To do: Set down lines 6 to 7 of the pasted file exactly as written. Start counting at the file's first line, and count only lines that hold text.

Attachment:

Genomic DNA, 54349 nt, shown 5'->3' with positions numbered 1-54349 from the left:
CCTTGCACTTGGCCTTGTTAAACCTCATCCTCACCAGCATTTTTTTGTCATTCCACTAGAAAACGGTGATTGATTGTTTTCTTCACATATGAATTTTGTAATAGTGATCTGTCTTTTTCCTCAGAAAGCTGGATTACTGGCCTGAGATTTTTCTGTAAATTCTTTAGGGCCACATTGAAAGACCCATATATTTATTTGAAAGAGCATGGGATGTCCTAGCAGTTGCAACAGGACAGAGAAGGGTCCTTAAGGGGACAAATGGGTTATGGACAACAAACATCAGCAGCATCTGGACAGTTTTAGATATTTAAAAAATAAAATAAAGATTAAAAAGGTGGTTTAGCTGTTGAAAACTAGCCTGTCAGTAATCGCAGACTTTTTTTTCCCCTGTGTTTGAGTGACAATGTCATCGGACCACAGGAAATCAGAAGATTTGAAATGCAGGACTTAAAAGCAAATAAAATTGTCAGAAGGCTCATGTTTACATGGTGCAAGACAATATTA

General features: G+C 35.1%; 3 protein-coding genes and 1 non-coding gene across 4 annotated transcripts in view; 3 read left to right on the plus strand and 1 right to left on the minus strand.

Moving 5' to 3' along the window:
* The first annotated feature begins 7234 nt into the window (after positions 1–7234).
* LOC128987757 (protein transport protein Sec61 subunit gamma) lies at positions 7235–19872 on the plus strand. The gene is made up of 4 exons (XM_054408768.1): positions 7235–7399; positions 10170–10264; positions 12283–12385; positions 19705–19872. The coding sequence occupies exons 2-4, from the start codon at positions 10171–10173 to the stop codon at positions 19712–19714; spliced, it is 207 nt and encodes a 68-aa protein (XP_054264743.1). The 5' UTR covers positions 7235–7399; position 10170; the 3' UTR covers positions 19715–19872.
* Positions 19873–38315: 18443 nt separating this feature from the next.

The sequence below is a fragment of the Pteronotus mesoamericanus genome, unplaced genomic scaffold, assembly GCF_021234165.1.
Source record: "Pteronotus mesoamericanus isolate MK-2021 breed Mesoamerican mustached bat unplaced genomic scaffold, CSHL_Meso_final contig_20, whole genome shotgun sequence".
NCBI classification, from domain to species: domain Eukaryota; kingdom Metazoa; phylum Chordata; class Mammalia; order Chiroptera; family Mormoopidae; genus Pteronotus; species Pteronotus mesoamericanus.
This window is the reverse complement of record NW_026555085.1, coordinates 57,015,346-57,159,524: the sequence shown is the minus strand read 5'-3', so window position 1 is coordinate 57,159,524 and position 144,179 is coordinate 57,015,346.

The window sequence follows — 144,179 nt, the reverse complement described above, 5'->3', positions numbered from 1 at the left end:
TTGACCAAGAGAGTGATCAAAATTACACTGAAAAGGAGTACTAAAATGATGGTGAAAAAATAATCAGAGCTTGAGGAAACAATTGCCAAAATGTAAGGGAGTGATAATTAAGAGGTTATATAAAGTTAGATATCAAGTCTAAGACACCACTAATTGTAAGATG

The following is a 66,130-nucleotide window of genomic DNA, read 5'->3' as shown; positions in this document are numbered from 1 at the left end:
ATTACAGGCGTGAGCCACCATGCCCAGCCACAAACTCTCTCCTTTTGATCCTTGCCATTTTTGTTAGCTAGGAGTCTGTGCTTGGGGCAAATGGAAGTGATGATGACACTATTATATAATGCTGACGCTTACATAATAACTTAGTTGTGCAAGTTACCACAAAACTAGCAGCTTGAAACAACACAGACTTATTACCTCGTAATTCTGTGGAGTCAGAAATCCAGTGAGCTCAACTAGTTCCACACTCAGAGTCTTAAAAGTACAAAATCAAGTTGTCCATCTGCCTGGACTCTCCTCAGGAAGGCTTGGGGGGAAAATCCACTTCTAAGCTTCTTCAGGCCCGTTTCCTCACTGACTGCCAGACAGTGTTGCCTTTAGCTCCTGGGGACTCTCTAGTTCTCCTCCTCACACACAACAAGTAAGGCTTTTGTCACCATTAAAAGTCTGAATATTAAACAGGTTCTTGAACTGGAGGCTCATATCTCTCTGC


* LOC128987757 (protein transport protein Sec61 subunit gamma) lies at positions 7235–19872 on the plus strand. The gene is made up of 4 exons (XM_054408768.1): positions 7235–7399; positions 10170–10264; positions 12283–12385; positions 19705–19872. The coding sequence occupies exons 2-4, from the start codon at positions 10171–10173 to the stop codon at positions 19712–19714; spliced, it is 207 nt and encodes a 68-aa protein (XP_054264743.1). The 5' UTR covers positions 7235–7399; position 10170; the 3' UTR covers positions 19715–19872.
* Positions 19873–38315: 18443 nt separating this feature from the next.